Just thought I would add my experience to the thread. I love chickens and ducks. I have dogs and cats that recognize the birds as pets and don't bother them. I kept the chicks protected until they were good size. Then they free ranged. I to have lost many birds to neighbor dogs and my ducks recently to coyotes. I have never clipped the duck wings hoping they would be able to get away if anything tried to get them. Raising them from chicks, they seemed to understand where their home was. Many days they would fly over to the neighbors ponds but always return home. I have a wading size pool for them to splash around in and keep it washed out daily. The fun of ducks seeing new babies hatched. I have had more luck getting ducks hatched then chickens. My chickens free range also. I found I could not keep them in a pen unless I clipped their wings. Two of my chickens are over 4 yrs. old and roost in the barn eaves at night. I am waiting until spring to get more. Both the chickens and ducks are very tame and will eat out of my hand and I can pick them up without any problem. They are a lot of fun and nothing is as good as a fresh egg. I had a cat that was raised on fresh eggs. She would turn her nose up at store bought ones! LOL

Vegas,NV Filbert, SC(Zone 7b)

Is there a difference in the taste of chicken eggs and duck eggs???????

I think I also read that ducks don't destroy a garden quite a quickly or as bad as a chicken will. Any truth to this????

San Antonio, TX(Zone 8b)

Well, I am happy to be reading everyone's posts.

The ducks are domestic breeds and have not tried to fly away or over the 6 foot fence. The man who sold them to me kept them in a 2 foot high fence and they did not try to go beyond those boundries either. For now though, i keep them in the pin until my days off from work and school. Then I let them out , all the birds, to romp and play for awhile. Then put them up inthe pin again.

Unitl the neighbors dogs understand that the birds are off limits and not food and they, the dogs, are not supposed to be in my yard, I will continue to house them this way. I have not sought payment from my neighbor for the loss. She has offered, but I will not take it. The dogs , I believe are doing what dogs do. Upsetting and outraging as it is, they are Dogs. Holding the responsibilty of the dogs to my neighbor, I am. She has offered repayment or replacement. She could pin the dogs or put up chain ffencing on her side to show more responsibility, but how would I feel if I were in her shoes? I wander. Dogs are more accepted in the city than chickens and ducks. the city folk norm, though I think I fall short of this, is that birds, rabbits, and such are pinned and dogs and cats roam free. Me being the exception to the norm puts me in a different light than the city norm. Hence I pin my little ones and take further measures to keep unwanteds out of my space.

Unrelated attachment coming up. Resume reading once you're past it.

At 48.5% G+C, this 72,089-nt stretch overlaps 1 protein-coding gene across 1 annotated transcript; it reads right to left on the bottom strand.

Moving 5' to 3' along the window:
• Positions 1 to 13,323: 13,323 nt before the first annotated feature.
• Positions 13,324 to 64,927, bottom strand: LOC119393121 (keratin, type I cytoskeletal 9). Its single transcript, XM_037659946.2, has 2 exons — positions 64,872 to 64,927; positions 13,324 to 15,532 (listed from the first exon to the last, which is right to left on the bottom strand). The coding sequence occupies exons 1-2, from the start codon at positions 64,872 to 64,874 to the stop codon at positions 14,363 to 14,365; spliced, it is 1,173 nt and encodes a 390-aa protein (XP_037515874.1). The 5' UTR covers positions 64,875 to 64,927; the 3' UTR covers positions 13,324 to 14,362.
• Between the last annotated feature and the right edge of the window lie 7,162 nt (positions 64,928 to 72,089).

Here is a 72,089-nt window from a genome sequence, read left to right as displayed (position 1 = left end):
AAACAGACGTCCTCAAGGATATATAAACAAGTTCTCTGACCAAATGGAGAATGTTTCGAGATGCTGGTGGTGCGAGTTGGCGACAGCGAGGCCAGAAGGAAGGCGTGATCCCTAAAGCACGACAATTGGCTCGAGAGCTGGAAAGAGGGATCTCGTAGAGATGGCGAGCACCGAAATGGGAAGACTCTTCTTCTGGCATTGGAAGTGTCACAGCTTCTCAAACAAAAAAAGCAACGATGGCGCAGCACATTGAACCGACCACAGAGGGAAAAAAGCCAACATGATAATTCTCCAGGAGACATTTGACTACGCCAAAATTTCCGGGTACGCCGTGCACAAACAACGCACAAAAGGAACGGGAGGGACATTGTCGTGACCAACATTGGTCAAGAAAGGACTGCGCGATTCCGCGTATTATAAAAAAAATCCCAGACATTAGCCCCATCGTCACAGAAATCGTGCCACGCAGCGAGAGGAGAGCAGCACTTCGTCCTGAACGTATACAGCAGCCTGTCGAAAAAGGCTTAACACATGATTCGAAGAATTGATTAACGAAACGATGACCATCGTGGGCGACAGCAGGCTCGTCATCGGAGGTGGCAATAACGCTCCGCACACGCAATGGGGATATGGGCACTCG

All this just adds to my desire to get out of the city and off the grid. Then I can do want is the country folk norm. hehehehehehe. wish me luck on getting freedom. In the city you really are tied down and have little freedom. course some would say I am wrong about that. But, I geuss it is all in how you look at it. With blinders on or without. LOL.

take care everyone and keep writing,

calvin

San Antonio, TX(Zone 8b)

Carat,

I don't know about the egg diference yet. We are saving the eggs till we get enough for a family breakfast.
But, the garden bit. Well............ My chickens go crazy over fresh green leaves and my plants have really suffered because of it. the ducks though really sem to go after the fallen leaves and half decaying ones. they forage in the dirt for food too. I see it as free aeration. hehehehe/

Since pinning, the plants are returning but winter is coming and nights are cooling off. they may not make it to full health. I can live with it. knowing I have free fertilizer now and aerated soil for next spring. I will watch the birds more closely then.

calvin

San Francisco Bay Ar, CA(Zone 9b)

Calvin, I don't know about San Antonio, but most cities I have lived in require dogs and cats to be on leash when they are outside of their own property. It is a violation of our county animal control ordinances and a sign of an irresponsible pet owner to allow your dogs and cats to roam free. Your neighbors dogs sound like they need obedience training. They are not just doing as dogs do, they are behaving like canine deliquents!!! Your neighbor has failed to raise them as good canine citizens. I have owned or lived with the following dog breeds:
Dachshund
German Shepard
Poodle
Golden Retriever
Doberman Pinscher
Malamute
Siberian Husky
Samoyed
America Pit Bull
Welsh Corgis
West Highland Terrier
Chihauhau
Irish Setter

As you can see, this is a wide mix of canine class and personality. NONE of our dogs would ever behave as your neighbors dogs have done. She needs to fence her yard if she is going to let them out without a leash. I hate to sound harsh, but if your neighbor allows her dogs to continue to behave as they have done, she is an irresponsible pet owner who gives a bad reputation to those of us who ARE responsible for our pets. She is also doing a great disservice to her dogs by keeping them among humans without teachng them the skills to needed to live comfortably in our society. If anything were to happen to her, her ill behaved dogs would be more difficult to adopt out to a new home.
I'll get off my soapbox now and return to the garden element here.

Chickens like to eat sprouts and lettuces. They will quickly pluck and eat many of your veggie garden plants if you let them in it while the plants are small. Ducks on the other hand, are less likely to eat your plants, although they may pull our a sprout in the process of trying to get to the slug on it.